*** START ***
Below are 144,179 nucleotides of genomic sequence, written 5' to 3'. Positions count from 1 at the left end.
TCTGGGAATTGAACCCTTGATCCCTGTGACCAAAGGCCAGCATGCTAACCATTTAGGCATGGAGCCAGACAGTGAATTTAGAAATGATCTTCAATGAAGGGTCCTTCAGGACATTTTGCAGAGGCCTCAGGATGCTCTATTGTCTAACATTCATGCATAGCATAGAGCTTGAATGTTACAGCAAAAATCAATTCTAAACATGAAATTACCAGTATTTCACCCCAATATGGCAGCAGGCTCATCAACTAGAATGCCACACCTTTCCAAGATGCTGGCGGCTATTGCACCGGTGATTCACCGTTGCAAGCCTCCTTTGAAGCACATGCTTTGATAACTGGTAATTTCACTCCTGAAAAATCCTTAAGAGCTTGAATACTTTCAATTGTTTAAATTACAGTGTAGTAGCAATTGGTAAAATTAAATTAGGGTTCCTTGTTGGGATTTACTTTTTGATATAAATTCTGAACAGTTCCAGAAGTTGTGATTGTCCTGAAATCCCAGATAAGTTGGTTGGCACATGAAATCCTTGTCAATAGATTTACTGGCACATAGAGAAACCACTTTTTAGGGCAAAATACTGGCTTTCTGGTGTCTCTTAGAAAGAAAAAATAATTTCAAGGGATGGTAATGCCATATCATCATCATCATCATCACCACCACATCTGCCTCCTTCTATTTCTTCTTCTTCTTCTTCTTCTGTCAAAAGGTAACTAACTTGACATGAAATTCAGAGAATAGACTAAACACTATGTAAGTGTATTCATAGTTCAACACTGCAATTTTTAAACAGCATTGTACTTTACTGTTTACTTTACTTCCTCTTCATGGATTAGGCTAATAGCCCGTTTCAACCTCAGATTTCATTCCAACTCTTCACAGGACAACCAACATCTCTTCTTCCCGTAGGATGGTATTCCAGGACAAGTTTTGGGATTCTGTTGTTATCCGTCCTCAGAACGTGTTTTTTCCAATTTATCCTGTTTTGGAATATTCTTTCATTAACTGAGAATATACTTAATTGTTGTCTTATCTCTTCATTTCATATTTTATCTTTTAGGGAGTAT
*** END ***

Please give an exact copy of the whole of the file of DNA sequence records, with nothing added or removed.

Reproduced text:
Below are 144,179 nucleotides of genomic sequence, written 5' to 3'. Positions count from 1 at the left end.
TCTGGGAATTGAACCCTTGATCCCTGTGACCAAAGGCCAGCATGCTAACCATTTAGGCATGGAGCCAGACAGTGAATTTAGAAATGATCTTCAATGAAGGGTCCTTCAGGACATTTTGCAGAGGCCTCAGGATGCTCTATTGTCTAACATTCATGCATAGCATAGAGCTTGAATGTTACAGCAAAAATCAATTCTAAACATGAAATTACCAGTATTTCACCCCAATATGGCAGCAGGCTCATCAACTAGAATGCCACACCTTTCCAAGATGCTGGCGGCTATTGCACCGGTGATTCACCGTTGCAAGCCTCCTTTGAAGCACATGCTTTGATAACTGGTAATTTCACTCCTGAAAAATCCTTAAGAGCTTGAATACTTTCAATTGTTTAAATTACAGTGTAGTAGCAATTGGTAAAATTAAATTAGGGTTCCTTGTTGGGATTTACTTTTTGATATAAATTCTGAACAGTTCCAGAAGTTGTGATTGTCCTGAAATCCCAGATAAGTTGGTTGGCACATGAAATCCTTGTCAATAGATTTACTGGCACATAGAGAAACCACTTTTTAGGGCAAAATACTGGCTTTCTGGTGTCTCTTAGAAAGAAAAAATAATTTCAAGGGATGGTAATGCCATATCATCATCATCATCATCACCACCACATCTGCCTCCTTCTATTTCTTCTTCTTCTTCTTCTTCTGTCAAAAGGTAACTAACTTGACATGAAATTCAGAGAATAGACTAAACACTATGTAAGTGTATTCATAGTTCAACACTGCAATTTTTAAACAGCATTGTACTTTACTGTTTACTTTACTTCCTCTTCATGGATTAGGCTAATAGCCCGTTTCAACCTCAGATTTCATTCCAACTCTTCACAGGACAACCAACATCTCTTCTTCCCGTAGGATGGTATTCCAGGACAAGTTTTGGGATTCTGTTGTTATCCGTCCTCAGAACGTGTTTTTTCCAATTTATCCTGTTTTGGAATATTCTTTCATTAACTGAGAATATACTTAATTGTTGTCTTATCTCTTCATTTCATATTTTATCTTTTAGGGAGTAT